Using your own data

If you run into errors, check the common errors Google doc first.

All the information/functions you will need are on the notebooks. The notebooks follow the general order you will want to follow during your own data analysis for the project.

If you need help, please consult the Data Peers!

Part 1

Import the right libraries

from datascience import *
import numpy as np
import matplotlib.pyplot as plots
import scipy as sp
%matplotlib inline
import statsmodels.formula.api as smf
plots.style.use('fivethirtyeight')

Read in your .csv files

Go back to the file browser (or look below) and choose your first dataset. All are located in the data directory.

Implicit-Age_IAT.csv               Implicit-Weight_IAT.csv
Implicit-Disability_IAT.csv        Outcome-FBI-Hate-Crimes.csv
Implicit-Race_IAT.csv              Outcome-Heart-Attack-Mortality.csv
Implicit-Religion-Muslim_IAT.csv   Outcome-Neonatal-Deaths.csv
Implicit-Sexuality_IAT.csv         Outcome-Poverty.csv

Type its name exactly as it appears between the apostrophes below:

my_data = Table.read_table('YOUR-FILE-NAME.csv')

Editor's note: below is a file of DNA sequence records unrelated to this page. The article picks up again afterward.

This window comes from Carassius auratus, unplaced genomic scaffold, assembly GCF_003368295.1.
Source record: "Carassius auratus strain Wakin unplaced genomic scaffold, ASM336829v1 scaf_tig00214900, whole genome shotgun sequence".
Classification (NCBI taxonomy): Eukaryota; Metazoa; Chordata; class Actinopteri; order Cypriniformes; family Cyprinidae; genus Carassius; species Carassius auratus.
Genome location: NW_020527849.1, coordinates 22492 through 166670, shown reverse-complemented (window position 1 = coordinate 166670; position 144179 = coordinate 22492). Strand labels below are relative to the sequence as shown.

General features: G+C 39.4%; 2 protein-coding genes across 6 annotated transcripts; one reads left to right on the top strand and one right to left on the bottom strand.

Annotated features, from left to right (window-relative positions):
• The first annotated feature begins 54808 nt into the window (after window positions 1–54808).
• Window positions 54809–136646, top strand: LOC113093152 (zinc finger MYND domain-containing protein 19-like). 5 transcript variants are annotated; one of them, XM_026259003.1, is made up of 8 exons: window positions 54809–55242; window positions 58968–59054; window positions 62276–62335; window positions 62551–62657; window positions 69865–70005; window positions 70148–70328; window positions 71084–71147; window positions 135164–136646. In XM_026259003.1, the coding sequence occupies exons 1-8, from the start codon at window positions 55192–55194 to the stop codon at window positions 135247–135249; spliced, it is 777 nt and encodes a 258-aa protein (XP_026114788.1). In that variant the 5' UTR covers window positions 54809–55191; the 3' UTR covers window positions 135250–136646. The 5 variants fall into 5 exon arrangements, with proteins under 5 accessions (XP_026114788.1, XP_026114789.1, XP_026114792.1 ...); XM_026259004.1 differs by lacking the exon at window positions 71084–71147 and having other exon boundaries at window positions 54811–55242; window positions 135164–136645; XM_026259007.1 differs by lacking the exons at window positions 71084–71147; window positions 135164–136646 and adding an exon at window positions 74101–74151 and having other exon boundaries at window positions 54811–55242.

my_data

Now do the same with your second dataset:

my_data2 = Table.read_table('YOUR-FILE-NAME.csv')
my_data2

Wrangle your data

Look back at the previous notebook to figure out how to subset and join your data for analysis:

# work on subsetting and joining your data here

my_joined_data = 

Now write your merged data to a .csv:

my_joined_data.to_df().to_csv('my-joined-data.csv')

Part 2

Visualize your data

To find an association between two variables, the .scatter method is perhaps the most useful one. Try creating a few scatter plots of variables you might think are related among your data!

# create some visualizations of your data here


Correlate your data

Calculate a correlation coefficient on your data! Remember: sp.stats.pearsonr(var1, var2)

# calculate the correlation coefficient here


Regress your data

Run a simple regression on your data

# run a regression here


Try adding a covariate to that regression below:

# run another regression here, this time with a covariate